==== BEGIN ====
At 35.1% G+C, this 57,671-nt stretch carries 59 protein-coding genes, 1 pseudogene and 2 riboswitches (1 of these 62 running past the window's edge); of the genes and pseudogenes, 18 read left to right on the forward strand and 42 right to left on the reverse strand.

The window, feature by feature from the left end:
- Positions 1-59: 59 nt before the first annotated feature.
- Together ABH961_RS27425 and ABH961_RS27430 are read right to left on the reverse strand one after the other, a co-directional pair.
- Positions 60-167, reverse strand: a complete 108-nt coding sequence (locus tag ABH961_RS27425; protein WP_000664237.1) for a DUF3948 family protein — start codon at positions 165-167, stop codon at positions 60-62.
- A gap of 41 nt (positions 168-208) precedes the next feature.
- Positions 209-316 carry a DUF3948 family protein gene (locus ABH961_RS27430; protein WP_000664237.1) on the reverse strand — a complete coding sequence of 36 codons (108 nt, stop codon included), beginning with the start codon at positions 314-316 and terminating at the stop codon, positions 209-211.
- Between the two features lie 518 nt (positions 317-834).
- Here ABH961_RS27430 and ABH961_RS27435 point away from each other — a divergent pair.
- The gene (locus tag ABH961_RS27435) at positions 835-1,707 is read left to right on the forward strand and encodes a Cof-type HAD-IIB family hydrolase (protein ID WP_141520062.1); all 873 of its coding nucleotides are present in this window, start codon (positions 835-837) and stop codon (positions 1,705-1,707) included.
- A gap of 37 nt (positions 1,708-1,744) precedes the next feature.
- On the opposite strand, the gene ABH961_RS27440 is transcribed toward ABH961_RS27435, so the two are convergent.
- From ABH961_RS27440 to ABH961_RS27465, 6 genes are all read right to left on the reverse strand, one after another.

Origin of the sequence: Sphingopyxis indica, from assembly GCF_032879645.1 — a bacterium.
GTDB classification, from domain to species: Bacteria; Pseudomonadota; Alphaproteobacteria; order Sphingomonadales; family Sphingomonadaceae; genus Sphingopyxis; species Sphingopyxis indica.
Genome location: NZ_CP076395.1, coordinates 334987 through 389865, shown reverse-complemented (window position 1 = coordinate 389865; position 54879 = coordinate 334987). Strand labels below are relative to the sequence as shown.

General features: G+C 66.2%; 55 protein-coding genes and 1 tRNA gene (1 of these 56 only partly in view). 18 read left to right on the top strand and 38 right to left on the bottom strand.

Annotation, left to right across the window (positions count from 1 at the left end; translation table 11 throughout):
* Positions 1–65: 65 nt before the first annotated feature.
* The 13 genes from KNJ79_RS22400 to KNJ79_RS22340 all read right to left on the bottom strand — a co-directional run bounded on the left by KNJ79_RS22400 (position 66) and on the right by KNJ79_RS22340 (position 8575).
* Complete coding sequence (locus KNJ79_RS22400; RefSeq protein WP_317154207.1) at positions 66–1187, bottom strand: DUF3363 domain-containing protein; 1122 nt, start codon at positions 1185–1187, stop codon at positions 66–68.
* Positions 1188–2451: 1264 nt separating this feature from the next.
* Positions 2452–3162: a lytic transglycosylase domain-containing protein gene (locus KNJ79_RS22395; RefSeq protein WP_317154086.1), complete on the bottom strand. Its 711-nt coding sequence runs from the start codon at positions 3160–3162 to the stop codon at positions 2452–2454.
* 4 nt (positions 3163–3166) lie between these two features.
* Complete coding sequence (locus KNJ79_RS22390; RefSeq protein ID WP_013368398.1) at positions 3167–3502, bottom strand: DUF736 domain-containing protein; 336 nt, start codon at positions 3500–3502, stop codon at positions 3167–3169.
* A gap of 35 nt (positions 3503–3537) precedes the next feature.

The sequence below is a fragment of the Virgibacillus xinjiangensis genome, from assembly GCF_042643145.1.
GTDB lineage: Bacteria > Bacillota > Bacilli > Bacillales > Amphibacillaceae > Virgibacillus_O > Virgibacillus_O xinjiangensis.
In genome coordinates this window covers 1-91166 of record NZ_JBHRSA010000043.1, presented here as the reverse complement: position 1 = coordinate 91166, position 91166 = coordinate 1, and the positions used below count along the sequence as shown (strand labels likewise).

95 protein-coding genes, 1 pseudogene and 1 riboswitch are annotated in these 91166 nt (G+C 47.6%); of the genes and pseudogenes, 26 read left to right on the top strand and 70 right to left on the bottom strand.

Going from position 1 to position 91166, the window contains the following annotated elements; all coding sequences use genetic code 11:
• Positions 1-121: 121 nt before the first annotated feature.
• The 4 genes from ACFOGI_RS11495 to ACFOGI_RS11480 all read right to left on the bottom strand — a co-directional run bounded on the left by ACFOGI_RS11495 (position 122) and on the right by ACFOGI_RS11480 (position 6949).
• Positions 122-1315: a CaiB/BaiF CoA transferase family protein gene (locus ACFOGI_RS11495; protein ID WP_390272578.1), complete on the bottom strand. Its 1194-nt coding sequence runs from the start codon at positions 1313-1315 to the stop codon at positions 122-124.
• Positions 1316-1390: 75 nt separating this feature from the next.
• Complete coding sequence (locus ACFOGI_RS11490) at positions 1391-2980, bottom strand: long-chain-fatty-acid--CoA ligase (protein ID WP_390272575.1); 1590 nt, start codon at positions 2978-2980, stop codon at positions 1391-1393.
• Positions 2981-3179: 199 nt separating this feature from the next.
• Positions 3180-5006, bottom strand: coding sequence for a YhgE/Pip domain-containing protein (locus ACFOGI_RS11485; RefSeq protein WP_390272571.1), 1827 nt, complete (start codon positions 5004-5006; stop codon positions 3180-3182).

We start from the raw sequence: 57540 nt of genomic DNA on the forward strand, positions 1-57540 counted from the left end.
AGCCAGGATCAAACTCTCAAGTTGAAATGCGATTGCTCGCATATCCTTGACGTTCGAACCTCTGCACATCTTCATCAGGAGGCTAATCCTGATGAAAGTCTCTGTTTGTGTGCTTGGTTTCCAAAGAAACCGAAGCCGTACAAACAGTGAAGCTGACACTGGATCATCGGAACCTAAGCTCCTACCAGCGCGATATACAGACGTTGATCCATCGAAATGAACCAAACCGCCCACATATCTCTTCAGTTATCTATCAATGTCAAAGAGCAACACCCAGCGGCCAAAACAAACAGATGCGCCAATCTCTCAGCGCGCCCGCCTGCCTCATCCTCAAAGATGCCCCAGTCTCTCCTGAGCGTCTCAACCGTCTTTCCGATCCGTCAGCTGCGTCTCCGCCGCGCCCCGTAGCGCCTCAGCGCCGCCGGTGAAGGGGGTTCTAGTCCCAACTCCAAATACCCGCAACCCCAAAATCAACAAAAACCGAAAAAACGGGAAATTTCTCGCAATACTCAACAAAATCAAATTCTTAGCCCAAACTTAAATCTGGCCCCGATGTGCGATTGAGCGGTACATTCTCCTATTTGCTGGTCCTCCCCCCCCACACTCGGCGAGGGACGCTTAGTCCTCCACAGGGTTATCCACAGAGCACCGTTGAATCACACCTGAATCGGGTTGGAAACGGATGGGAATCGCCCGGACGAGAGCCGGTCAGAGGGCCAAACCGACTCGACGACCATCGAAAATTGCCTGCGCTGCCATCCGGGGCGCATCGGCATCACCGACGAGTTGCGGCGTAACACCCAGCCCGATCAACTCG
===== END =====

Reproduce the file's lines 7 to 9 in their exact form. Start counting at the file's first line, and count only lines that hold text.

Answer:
- Positions 209-316 carry a DUF3948 family protein gene (locus ABH961_RS27430; protein WP_000664237.1) on the reverse strand — a complete coding sequence of 36 codons (108 nt, stop codon included), beginning with the start codon at positions 314-316 and terminating at the stop codon, positions 209-211.
- Between the two features lie 518 nt (positions 317-834).
- Here ABH961_RS27430 and ABH961_RS27435 point away from each other — a divergent pair.